This article demonstrates measuring code coverage of an ASP.NET (C#) Web application using Squish Coco. Additionally, automated tests are executed by Squish for Web, measuring the code coverage of each GUI automated test. The code coverage insight enables teams to improve their automated test suite by removing tests that don't increase testing coverage, and identifying areas that remain untested. Similar achievements can be made using other web automation tests, or even through manual testing. The test execution order, which indicates how to best maximize the code coverage can be calculated after each execution. The calculation reveals a test sequence in which tests with the highest code coverage appear first. This information is necessary when picking good test candidates for a subset of automated tests to be run in a limited time (i.e. sanity/brash automated tests).
The example application used to demonstrate this solution is a simple ASP.NET MVC 5 Web application designed using C# in Visual Web Developer. MVC stands for model-view-controller, and is a pattern for developing applications containing: models (classes that represent the application data), views (templates which generate an HTML response) and controllers (classes that handle incoming browser requests, retrieve model data, and specify templates view which return a response to the browser). The code coverage analysis will reveal how each part is used during the execution of single automated test.
The application, Frog Directory, is run in Visual Studio on a localhost, but can also be deployed and run on a remote host. Frog Directory maintains a directory of frogs, storing information such as species, date of birth, gender and price. The application offers functionality to create, edit and delete entries and offers, as well as provides filtering and searching capabilities.
During the Squish Coco installation the original C# compiler is replaced by the CoverageScanner. The CoverageScanner instruments the source code, which enables the code coverage measurement capabilities, after which it calls the original compiler to execute the application, leaving the source code untouched. To activate the instrumentation in Visual Studio project, go to Project Properties, click the Build tab and enter COVERAGESCANNER_COVERAGE_ON in the Conditional compilation symbols box.
After each build, a Squish Coco instrumentation file (.csmes) is generated. In the example application, Frog Directory, the file is called FrogDirectory.dll.csmes and is located in the obj\Release subdirectory. Double click the file to inspect it in the CoverageBrowser. Currently no coverage statistics are available in the CoverageBrowser because the application has yet to be executed.
In order to generate any code coverage we need to perform some actions on the running (and previously instrumented) application. Actions can be performed manually or using automation (i.e. running unit tests or automated GUI tests). GUI automated tests for the ASP.NET application can be designed using Squish for Web. To integrate Squish for Web and Squish Coco we need to add a small segment of code to the automated tests and the Web application.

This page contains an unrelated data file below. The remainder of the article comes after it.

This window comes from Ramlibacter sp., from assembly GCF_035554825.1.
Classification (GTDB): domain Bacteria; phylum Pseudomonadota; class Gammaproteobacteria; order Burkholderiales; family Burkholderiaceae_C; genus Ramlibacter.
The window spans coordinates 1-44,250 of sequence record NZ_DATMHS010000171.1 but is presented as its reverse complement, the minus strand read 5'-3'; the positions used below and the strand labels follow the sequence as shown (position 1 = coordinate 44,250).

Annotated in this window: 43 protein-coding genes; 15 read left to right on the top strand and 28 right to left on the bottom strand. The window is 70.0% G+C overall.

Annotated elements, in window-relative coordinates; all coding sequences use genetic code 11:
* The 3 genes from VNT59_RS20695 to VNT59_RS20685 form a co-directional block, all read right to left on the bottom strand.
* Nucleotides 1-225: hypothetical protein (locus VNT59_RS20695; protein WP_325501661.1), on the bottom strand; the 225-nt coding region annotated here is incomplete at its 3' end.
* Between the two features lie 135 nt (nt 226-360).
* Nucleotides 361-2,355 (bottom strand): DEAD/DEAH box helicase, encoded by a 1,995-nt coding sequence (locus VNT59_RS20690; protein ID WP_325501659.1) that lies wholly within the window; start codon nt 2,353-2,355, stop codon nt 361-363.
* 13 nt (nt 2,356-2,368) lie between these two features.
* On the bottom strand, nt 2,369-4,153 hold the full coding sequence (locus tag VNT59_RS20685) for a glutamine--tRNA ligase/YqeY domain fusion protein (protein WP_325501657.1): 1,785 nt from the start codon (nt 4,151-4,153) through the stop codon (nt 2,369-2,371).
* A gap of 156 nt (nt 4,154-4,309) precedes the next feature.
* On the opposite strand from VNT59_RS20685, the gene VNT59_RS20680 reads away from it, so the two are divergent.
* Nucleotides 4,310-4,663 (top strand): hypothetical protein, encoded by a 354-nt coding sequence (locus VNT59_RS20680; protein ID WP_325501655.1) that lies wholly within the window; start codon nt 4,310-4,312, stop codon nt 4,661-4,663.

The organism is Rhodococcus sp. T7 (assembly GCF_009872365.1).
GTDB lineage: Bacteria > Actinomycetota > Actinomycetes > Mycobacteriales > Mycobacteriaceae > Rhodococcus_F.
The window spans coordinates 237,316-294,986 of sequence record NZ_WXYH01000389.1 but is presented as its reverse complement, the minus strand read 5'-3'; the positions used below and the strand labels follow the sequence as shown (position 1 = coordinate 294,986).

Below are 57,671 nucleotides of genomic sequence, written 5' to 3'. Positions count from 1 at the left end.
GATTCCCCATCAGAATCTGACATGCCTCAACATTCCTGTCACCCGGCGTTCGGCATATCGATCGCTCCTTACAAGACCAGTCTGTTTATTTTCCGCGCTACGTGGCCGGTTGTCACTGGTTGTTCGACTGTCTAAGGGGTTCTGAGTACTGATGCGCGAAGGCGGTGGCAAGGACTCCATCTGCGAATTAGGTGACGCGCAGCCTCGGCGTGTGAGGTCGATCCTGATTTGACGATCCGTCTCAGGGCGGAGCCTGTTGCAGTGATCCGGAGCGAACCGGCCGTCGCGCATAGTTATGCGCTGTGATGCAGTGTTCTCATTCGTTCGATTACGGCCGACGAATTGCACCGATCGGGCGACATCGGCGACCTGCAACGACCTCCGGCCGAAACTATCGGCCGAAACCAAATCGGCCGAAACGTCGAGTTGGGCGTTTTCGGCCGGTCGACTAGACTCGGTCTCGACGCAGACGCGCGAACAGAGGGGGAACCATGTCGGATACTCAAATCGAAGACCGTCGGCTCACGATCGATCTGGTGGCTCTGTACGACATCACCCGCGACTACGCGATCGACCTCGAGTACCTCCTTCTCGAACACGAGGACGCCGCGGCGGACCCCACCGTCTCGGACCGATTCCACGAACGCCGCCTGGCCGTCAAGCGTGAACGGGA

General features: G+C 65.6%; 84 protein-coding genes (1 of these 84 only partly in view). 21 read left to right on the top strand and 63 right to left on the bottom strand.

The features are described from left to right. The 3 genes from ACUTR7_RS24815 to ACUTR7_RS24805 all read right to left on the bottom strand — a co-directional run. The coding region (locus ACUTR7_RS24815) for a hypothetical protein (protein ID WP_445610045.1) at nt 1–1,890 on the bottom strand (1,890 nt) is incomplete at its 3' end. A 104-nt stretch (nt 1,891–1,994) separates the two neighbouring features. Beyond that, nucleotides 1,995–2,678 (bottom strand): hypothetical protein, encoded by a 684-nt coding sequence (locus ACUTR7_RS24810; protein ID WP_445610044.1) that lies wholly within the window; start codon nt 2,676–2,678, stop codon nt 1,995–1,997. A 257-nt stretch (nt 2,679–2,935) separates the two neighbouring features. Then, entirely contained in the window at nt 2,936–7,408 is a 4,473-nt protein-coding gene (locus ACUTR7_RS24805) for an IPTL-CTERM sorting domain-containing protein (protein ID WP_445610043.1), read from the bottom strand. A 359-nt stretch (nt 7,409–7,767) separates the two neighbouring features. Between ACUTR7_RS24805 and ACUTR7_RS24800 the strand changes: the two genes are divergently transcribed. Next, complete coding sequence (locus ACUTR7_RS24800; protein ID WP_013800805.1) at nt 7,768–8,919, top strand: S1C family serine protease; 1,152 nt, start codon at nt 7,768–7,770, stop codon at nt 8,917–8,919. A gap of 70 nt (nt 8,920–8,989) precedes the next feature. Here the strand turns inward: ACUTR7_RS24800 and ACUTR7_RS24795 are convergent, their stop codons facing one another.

Implement an init function, which is called at the beginning of each test. This function passes information to the Web application by calling a loadUrl function indicating the test case has started.
Implement a cleanup function, which is called at the end of each test. This function passes information to the Web application indicating the given test case has ended, and with a given status (PASSED or FAILED). Place both functions in the shared test suite resources, ensuring they are called for every test case in the test suite.
An additional C# function needs to be implemented in the Web application to handle requests from the init and cleanup functions. The init function causes the C# CoverageScanner library function __coveragescanner_clear() to be called, reseting the status of all instrumentations. The cleanup function causes the __coveragescanner_testname(id) to be called, which sets the name of the test case currently being executed. After which the __coveragescanner_teststate is called, and sets the result of executed test to PASSED|FAILED|CHECK_MANUALLY. Finally __coveragescanner_save() executes and saves the execution report using the filename previously set in the __coveragescanner_filename. Using this method of communication (loading URL's with a defined syntax) between Squish for Web and Squish Coco, allows Squish for Web and an ASP.NET Web server to on different hosts. The Squish Coco execution report is stored on the host (in a TEMP directory) where Web server is running.
|Coco function inside Controller class|
Next we'll run three test cases (tst_addFrog, tst_filterFrog and tst_searchFrog) and load an execution report (csexe file located in %TEMP% directory) in the CoverageBrowser (select File > Load Execution Report). The CoverageBrowser analyzes what code executed when the automated tests ran. It also offers Line Coverage, Function Coverage and Branch, Decision and Condition Coverage and analysis.
To view the optimal execution order, select Tools > Optimized Execution Order. In the following example, the optimal order is tst_searchFrog and tst_filterFrog. From a code coverage perspective, the third test case, tst_addFrog, is redundant, and therefore is omitted from the report.
- Configuring squishserver (see "--config setHardExitTimeout", "--config setSoftExitTimeout")